The struggle for African-Americans’ rights, symbolized by the bloody 1965 Selma march, is as old as the nation. The effort for American women’s rights began at Seneca Falls, N.Y., more than 150 years ago.
“We, the people, declare today that the most evident of truths — that all of us are created equal — is the star that guides us still, just as it guided our forebears through Seneca Falls, and Selma, and Stonewall,” President Obama said in his Inaugural Address in January, in a moment of history for gay men and lesbians, who were included in such a speech for the first time. “Our journey is not complete until our gay brothers and sisters are treated like anyone else under the law.”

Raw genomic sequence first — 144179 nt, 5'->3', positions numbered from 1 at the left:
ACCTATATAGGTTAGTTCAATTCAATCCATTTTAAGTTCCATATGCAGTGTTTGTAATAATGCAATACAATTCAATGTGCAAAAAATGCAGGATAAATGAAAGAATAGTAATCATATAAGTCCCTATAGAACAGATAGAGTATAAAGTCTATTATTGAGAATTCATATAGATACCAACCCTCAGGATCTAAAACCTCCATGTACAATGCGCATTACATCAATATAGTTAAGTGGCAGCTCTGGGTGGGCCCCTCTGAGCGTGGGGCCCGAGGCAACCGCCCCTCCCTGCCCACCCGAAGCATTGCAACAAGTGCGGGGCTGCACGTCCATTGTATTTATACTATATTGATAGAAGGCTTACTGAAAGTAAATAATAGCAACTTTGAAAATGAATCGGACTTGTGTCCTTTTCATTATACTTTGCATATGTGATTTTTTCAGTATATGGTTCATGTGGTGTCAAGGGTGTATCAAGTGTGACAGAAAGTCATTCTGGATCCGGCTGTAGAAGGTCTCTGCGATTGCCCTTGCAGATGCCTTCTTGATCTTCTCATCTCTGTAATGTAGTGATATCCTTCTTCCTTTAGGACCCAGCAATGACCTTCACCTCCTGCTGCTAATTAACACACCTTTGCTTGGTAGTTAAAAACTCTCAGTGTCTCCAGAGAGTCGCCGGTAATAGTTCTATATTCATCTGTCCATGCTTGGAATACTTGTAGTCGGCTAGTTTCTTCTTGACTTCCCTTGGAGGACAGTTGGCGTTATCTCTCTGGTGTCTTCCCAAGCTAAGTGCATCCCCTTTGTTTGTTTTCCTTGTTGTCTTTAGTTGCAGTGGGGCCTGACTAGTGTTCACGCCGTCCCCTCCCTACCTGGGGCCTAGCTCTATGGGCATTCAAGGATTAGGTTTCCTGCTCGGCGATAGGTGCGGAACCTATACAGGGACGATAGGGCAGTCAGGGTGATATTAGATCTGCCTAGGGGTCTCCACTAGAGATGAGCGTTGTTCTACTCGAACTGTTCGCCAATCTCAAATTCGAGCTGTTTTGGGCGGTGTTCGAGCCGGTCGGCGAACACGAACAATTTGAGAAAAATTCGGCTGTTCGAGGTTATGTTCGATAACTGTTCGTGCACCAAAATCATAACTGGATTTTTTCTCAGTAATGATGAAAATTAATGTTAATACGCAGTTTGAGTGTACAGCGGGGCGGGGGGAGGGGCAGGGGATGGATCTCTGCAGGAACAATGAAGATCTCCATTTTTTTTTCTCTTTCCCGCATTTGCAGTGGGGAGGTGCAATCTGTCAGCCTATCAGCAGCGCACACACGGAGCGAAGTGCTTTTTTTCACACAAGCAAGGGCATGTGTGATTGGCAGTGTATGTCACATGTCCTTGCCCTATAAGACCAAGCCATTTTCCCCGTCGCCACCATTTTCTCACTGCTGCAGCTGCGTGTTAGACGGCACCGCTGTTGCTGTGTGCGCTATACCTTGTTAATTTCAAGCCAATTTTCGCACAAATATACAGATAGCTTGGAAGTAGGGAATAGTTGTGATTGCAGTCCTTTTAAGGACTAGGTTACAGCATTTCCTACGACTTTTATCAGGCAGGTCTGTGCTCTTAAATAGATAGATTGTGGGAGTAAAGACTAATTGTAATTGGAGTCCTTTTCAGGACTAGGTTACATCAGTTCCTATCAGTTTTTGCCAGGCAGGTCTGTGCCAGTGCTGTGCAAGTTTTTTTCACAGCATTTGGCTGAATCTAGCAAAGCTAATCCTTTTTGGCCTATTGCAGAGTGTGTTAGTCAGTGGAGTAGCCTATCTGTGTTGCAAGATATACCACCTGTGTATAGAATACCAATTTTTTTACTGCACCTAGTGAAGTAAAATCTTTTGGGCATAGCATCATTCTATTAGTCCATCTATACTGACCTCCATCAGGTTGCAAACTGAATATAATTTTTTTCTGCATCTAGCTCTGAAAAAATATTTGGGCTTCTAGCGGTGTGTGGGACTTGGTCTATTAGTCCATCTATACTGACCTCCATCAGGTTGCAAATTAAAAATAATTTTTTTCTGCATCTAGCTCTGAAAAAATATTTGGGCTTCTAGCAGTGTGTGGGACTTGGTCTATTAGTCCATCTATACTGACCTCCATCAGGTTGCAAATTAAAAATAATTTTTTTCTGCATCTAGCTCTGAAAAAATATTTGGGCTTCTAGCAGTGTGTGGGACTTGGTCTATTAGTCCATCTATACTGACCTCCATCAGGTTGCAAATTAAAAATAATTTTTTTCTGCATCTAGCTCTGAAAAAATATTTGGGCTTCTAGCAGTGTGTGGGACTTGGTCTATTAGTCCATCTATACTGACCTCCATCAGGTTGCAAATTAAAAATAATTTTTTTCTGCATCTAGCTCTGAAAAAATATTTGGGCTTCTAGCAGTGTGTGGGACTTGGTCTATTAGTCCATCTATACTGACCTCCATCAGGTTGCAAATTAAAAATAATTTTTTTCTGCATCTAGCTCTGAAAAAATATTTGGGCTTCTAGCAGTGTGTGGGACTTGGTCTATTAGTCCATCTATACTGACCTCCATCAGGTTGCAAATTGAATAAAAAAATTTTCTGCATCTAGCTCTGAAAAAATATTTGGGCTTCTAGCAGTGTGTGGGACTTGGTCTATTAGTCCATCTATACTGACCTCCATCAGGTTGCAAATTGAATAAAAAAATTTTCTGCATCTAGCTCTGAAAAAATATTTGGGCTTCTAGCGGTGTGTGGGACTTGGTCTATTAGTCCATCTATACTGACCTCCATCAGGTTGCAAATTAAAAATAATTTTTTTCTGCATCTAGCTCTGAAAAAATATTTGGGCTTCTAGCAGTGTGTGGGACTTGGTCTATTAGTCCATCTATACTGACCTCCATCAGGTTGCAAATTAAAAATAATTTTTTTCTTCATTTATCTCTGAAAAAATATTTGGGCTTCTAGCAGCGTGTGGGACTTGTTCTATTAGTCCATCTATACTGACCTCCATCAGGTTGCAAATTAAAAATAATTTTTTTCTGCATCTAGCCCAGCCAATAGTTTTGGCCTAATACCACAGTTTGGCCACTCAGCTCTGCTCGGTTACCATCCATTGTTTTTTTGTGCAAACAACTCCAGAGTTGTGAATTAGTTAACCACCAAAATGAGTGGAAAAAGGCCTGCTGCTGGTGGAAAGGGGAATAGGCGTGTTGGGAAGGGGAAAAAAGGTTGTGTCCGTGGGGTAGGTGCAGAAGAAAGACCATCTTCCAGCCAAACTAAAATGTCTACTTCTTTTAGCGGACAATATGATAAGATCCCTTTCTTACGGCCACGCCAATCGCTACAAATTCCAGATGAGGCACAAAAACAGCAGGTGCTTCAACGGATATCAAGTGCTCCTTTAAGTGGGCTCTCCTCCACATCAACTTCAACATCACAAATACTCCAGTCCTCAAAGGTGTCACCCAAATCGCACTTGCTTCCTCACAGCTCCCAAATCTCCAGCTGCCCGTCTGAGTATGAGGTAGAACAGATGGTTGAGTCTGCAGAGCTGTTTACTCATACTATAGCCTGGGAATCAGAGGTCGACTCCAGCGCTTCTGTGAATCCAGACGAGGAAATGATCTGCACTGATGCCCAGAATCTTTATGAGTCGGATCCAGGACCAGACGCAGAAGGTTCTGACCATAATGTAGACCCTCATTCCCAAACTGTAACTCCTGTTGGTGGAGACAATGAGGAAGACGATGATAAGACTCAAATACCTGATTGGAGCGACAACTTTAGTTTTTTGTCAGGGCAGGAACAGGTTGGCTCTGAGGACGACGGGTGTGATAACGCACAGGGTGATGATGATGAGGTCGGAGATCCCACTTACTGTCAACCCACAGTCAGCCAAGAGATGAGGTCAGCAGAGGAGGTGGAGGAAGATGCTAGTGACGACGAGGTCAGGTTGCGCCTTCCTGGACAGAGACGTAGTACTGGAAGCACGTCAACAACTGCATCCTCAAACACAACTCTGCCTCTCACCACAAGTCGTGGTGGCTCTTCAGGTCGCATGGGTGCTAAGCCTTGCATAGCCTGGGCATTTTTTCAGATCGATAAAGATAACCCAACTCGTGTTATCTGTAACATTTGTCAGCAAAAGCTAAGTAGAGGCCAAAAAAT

The changes have been so swift that it is sometimes surprising to remember how many gay men and lesbians were until recently in the closet and how many hurdles there have been along the way. “We were all hiding,” said former Representative Barney Frank, Democrat of Massachusetts, who in 1987 became the first member of Congress to voluntarily disclose his homosexuality. At the time, the public disapproval of homosexuality — so powerful that gay men and lesbians hesitated to identify themselves, much less seek political change — helped stunt the movement’s emergence.